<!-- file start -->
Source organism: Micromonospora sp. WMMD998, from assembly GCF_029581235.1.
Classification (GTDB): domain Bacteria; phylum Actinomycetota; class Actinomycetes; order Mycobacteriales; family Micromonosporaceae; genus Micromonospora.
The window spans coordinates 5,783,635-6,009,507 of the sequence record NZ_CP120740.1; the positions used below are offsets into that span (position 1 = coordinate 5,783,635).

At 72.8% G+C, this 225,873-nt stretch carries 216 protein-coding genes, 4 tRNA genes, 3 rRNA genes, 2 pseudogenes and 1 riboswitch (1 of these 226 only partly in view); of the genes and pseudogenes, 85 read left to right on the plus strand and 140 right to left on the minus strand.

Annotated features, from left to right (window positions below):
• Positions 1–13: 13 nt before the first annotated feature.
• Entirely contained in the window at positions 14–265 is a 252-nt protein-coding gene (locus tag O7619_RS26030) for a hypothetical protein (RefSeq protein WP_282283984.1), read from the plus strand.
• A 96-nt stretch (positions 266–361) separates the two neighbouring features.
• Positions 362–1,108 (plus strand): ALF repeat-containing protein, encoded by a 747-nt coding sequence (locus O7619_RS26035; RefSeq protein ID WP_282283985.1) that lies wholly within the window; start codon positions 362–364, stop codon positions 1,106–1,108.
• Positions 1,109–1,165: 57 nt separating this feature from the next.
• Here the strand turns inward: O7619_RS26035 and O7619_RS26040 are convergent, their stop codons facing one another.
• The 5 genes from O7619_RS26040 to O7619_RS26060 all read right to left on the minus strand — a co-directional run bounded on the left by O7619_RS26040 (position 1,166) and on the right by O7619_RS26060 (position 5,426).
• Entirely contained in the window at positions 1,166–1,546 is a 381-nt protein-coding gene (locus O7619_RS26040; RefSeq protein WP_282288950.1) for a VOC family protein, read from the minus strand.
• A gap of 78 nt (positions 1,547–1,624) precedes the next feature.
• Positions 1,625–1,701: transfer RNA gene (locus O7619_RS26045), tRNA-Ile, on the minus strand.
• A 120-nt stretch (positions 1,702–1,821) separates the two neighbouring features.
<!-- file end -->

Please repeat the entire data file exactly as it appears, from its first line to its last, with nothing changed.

Source organism: Micromonospora sp. WMMD998, from assembly GCF_029581235.1.
Classification (GTDB): domain Bacteria; phylum Actinomycetota; class Actinomycetes; order Mycobacteriales; family Micromonosporaceae; genus Micromonospora.
The window spans coordinates 5,783,635-6,009,507 of the sequence record NZ_CP120740.1; the positions used below are offsets into that span (position 1 = coordinate 5,783,635).

At 72.8% G+C, this 225,873-nt stretch carries 216 protein-coding genes, 4 tRNA genes, 3 rRNA genes, 2 pseudogenes and 1 riboswitch (1 of these 226 only partly in view); of the genes and pseudogenes, 85 read left to right on the plus strand and 140 right to left on the minus strand.

Annotated features, from left to right (window positions below):
• Positions 1–13: 13 nt before the first annotated feature.
• Entirely contained in the window at positions 14–265 is a 252-nt protein-coding gene (locus tag O7619_RS26030) for a hypothetical protein (RefSeq protein WP_282283984.1), read from the plus strand.
• A 96-nt stretch (positions 266–361) separates the two neighbouring features.
• Positions 362–1,108 (plus strand): ALF repeat-containing protein, encoded by a 747-nt coding sequence (locus O7619_RS26035; RefSeq protein ID WP_282283985.1) that lies wholly within the window; start codon positions 362–364, stop codon positions 1,106–1,108.
• Positions 1,109–1,165: 57 nt separating this feature from the next.
• Here the strand turns inward: O7619_RS26035 and O7619_RS26040 are convergent, their stop codons facing one another.
• The 5 genes from O7619_RS26040 to O7619_RS26060 all read right to left on the minus strand — a co-directional run bounded on the left by O7619_RS26040 (position 1,166) and on the right by O7619_RS26060 (position 5,426).
• Entirely contained in the window at positions 1,166–1,546 is a 381-nt protein-coding gene (locus O7619_RS26040; RefSeq protein WP_282288950.1) for a VOC family protein, read from the minus strand.
• A gap of 78 nt (positions 1,547–1,624) precedes the next feature.
• Positions 1,625–1,701: transfer RNA gene (locus O7619_RS26045), tRNA-Ile, on the minus strand.
• A 120-nt stretch (positions 1,702–1,821) separates the two neighbouring features.